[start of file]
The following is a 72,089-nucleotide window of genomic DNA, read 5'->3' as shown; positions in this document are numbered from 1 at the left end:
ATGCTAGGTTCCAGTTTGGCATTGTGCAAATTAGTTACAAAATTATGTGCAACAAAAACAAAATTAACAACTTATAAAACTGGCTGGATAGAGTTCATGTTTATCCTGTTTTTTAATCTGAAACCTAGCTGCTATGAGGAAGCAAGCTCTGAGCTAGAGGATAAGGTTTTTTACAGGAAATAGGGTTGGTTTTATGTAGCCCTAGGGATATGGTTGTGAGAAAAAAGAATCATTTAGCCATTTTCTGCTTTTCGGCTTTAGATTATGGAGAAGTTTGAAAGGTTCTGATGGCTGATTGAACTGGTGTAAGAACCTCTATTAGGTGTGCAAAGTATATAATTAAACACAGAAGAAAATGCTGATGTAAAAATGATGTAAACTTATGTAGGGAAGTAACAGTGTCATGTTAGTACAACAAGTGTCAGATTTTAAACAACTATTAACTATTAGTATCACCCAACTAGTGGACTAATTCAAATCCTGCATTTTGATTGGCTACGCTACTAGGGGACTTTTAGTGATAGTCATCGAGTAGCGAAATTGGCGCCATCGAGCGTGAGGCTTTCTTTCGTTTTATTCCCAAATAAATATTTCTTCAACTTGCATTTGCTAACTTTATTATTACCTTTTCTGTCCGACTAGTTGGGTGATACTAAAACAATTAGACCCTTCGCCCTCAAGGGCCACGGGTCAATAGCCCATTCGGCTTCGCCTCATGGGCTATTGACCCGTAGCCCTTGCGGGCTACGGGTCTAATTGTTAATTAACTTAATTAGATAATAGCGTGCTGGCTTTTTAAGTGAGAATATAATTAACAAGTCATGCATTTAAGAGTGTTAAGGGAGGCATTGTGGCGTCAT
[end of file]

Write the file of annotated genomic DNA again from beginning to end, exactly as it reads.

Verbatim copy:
The following is a 72,089-nucleotide window of genomic DNA, read 5'->3' as shown; positions in this document are numbered from 1 at the left end:
ATGCTAGGTTCCAGTTTGGCATTGTGCAAATTAGTTACAAAATTATGTGCAACAAAAACAAAATTAACAACTTATAAAACTGGCTGGATAGAGTTCATGTTTATCCTGTTTTTTAATCTGAAACCTAGCTGCTATGAGGAAGCAAGCTCTGAGCTAGAGGATAAGGTTTTTTACAGGAAATAGGGTTGGTTTTATGTAGCCCTAGGGATATGGTTGTGAGAAAAAAGAATCATTTAGCCATTTTCTGCTTTTCGGCTTTAGATTATGGAGAAGTTTGAAAGGTTCTGATGGCTGATTGAACTGGTGTAAGAACCTCTATTAGGTGTGCAAAGTATATAATTAAACACAGAAGAAAATGCTGATGTAAAAATGATGTAAACTTATGTAGGGAAGTAACAGTGTCATGTTAGTACAACAAGTGTCAGATTTTAAACAACTATTAACTATTAGTATCACCCAACTAGTGGACTAATTCAAATCCTGCATTTTGATTGGCTACGCTACTAGGGGACTTTTAGTGATAGTCATCGAGTAGCGAAATTGGCGCCATCGAGCGTGAGGCTTTCTTTCGTTTTATTCCCAAATAAATATTTCTTCAACTTGCATTTGCTAACTTTATTATTACCTTTTCTGTCCGACTAGTTGGGTGATACTAAAACAATTAGACCCTTCGCCCTCAAGGGCCACGGGTCAATAGCCCATTCGGCTTCGCCTCATGGGCTATTGACCCGTAGCCCTTGCGGGCTACGGGTCTAATTGTTAATTAACTTAATTAGATAATAGCGTGCTGGCTTTTTAAGTGAGAATATAATTAACAAGTCATGCATTTAAGAGTGTTAAGGGAGGCATTGTGGCGTCAT